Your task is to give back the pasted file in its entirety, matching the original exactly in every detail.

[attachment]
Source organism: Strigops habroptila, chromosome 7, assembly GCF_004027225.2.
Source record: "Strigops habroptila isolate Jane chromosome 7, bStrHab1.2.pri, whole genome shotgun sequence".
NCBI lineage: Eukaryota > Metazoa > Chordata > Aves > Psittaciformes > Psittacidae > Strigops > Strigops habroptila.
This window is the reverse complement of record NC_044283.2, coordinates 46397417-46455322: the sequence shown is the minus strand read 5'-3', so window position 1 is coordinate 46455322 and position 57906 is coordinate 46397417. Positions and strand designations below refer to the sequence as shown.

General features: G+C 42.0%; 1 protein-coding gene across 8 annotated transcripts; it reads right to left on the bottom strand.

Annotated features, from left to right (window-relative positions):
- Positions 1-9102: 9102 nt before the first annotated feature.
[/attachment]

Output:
Source organism: Strigops habroptila, chromosome 7, assembly GCF_004027225.2.
Source record: "Strigops habroptila isolate Jane chromosome 7, bStrHab1.2.pri, whole genome shotgun sequence".
NCBI lineage: Eukaryota > Metazoa > Chordata > Aves > Psittaciformes > Psittacidae > Strigops > Strigops habroptila.
This window is the reverse complement of record NC_044283.2, coordinates 46397417-46455322: the sequence shown is the minus strand read 5'-3', so window position 1 is coordinate 46455322 and position 57906 is coordinate 46397417. Positions and strand designations below refer to the sequence as shown.

General features: G+C 42.0%; 1 protein-coding gene across 8 annotated transcripts; it reads right to left on the bottom strand.

Annotated features, from left to right (window-relative positions):
- Positions 1-9102: 9102 nt before the first annotated feature.